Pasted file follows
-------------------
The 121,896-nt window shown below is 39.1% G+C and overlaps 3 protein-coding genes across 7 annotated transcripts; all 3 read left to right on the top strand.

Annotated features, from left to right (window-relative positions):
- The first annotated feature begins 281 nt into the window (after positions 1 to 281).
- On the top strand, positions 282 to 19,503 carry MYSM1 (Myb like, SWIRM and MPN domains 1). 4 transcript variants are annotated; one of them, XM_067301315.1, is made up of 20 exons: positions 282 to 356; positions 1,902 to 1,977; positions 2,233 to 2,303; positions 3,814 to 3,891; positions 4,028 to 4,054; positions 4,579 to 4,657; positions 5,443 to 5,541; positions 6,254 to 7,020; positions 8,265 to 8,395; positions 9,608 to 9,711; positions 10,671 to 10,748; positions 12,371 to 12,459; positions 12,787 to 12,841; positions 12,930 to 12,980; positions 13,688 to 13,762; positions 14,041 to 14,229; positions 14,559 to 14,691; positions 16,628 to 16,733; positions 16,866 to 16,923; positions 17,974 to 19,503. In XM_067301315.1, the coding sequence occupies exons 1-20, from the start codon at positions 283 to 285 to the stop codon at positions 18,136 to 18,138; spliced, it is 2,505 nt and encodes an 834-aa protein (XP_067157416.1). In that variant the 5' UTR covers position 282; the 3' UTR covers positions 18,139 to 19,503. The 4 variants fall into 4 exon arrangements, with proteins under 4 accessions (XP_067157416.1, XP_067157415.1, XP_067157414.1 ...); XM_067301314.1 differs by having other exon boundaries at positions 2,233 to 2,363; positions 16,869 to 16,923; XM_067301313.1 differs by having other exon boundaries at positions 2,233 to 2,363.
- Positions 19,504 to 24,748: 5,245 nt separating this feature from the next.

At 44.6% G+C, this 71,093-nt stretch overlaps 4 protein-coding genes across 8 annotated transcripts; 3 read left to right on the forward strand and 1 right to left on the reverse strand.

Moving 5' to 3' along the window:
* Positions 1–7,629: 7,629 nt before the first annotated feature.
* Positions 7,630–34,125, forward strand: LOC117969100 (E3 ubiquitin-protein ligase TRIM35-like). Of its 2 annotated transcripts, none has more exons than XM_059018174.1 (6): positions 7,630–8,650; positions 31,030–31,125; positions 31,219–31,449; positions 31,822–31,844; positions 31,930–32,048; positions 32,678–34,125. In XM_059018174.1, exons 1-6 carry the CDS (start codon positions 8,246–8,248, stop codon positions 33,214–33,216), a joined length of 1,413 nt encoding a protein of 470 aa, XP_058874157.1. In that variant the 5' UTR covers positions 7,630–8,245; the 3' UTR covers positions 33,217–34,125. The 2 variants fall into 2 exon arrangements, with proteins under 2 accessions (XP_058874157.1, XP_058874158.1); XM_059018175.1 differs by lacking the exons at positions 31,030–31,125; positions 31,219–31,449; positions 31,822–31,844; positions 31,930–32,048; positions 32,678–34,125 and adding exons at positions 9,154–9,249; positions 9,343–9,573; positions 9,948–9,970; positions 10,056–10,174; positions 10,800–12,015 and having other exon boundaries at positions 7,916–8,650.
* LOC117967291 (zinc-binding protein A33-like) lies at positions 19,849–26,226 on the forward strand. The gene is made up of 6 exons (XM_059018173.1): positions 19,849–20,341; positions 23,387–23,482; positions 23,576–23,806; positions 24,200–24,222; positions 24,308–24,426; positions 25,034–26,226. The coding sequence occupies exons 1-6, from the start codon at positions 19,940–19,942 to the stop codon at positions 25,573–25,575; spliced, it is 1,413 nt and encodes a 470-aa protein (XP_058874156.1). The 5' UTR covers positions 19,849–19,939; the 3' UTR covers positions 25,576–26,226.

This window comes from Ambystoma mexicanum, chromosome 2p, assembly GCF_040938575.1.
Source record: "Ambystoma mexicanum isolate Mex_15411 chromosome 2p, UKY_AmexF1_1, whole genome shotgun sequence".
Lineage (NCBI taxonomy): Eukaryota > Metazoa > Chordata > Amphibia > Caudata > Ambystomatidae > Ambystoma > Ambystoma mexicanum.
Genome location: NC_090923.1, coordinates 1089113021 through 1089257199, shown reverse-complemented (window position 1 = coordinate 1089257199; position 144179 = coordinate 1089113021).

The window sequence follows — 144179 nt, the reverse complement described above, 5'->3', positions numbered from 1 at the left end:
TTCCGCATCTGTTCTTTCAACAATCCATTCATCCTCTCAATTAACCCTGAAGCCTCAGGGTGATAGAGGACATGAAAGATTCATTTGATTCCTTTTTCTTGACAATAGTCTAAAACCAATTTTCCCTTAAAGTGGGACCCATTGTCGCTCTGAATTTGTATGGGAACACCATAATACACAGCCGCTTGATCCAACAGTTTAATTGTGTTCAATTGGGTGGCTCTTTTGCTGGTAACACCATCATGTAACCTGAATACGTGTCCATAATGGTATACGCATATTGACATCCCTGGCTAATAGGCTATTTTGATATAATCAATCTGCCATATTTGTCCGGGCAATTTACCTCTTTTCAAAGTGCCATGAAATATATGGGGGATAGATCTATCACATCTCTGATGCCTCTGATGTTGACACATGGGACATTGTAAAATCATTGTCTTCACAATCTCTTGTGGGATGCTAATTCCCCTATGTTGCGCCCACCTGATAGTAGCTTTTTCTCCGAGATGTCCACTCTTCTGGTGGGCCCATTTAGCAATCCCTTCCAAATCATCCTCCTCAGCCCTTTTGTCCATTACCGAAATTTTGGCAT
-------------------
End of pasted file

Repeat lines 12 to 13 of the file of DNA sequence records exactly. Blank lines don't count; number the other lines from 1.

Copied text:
Source record: "Ambystoma mexicanum isolate Mex_15411 chromosome 2p, UKY_AmexF1_1, whole genome shotgun sequence".
Lineage (NCBI taxonomy): Eukaryota > Metazoa > Chordata > Amphibia > Caudata > Ambystomatidae > Ambystoma > Ambystoma mexicanum.